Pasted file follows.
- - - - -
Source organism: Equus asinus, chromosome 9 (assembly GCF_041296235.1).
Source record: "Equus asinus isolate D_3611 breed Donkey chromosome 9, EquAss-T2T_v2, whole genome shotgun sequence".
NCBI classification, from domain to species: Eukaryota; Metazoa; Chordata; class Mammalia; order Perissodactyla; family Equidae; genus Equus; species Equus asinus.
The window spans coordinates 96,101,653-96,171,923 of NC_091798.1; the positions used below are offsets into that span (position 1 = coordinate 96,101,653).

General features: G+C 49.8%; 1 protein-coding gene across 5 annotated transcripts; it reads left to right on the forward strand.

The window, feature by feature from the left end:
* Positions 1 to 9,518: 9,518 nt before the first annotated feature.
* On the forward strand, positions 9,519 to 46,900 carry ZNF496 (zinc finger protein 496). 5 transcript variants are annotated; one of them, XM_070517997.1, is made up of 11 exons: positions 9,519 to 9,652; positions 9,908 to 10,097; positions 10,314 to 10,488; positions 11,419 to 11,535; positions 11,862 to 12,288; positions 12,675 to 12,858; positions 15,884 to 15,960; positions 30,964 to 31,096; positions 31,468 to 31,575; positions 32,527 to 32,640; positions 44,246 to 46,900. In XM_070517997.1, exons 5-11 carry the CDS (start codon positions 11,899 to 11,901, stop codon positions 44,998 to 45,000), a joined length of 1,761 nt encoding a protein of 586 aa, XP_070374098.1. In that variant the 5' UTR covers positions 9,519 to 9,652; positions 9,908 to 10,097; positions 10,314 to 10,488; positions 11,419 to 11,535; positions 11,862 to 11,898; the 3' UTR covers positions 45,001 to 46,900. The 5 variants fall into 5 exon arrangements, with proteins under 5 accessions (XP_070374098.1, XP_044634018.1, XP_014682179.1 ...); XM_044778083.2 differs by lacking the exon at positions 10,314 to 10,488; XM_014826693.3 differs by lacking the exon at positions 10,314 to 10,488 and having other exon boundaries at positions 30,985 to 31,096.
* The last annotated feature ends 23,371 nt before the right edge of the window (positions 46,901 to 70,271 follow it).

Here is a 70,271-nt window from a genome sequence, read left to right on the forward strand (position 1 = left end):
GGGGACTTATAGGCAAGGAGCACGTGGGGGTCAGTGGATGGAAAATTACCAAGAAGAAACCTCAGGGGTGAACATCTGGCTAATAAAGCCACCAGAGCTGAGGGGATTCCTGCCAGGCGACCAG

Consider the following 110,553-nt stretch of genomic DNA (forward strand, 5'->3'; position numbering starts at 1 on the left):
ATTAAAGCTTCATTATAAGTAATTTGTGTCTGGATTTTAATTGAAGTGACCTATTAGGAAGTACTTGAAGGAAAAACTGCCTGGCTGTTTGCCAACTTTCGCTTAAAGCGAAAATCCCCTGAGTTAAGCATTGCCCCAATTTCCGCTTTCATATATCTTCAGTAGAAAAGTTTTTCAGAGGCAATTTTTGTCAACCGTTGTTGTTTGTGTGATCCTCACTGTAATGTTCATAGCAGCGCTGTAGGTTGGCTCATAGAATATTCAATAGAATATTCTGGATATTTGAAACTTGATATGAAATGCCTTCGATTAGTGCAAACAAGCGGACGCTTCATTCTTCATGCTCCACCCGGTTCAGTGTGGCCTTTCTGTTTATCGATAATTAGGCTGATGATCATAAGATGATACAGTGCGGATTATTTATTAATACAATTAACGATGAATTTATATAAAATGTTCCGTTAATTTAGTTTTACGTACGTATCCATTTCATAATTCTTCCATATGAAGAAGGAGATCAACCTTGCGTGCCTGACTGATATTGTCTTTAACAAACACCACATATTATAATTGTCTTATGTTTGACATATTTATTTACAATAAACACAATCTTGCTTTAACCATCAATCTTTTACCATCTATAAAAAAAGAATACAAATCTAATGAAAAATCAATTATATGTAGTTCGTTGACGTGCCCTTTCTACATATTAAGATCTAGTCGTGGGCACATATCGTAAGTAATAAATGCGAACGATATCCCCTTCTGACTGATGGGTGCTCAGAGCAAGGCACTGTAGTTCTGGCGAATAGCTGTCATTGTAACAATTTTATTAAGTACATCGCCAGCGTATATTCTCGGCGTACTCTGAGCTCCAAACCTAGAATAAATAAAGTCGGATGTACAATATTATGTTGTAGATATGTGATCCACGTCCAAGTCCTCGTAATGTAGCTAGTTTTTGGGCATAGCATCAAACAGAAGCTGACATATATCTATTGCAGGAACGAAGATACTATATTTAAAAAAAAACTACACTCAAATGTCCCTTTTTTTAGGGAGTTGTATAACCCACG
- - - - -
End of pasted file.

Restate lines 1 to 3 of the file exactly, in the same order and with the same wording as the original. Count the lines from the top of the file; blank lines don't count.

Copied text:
Source organism: Equus asinus, chromosome 9 (assembly GCF_041296235.1).
Source record: "Equus asinus isolate D_3611 breed Donkey chromosome 9, EquAss-T2T_v2, whole genome shotgun sequence".
NCBI classification, from domain to species: Eukaryota; Metazoa; Chordata; class Mammalia; order Perissodactyla; family Equidae; genus Equus; species Equus asinus.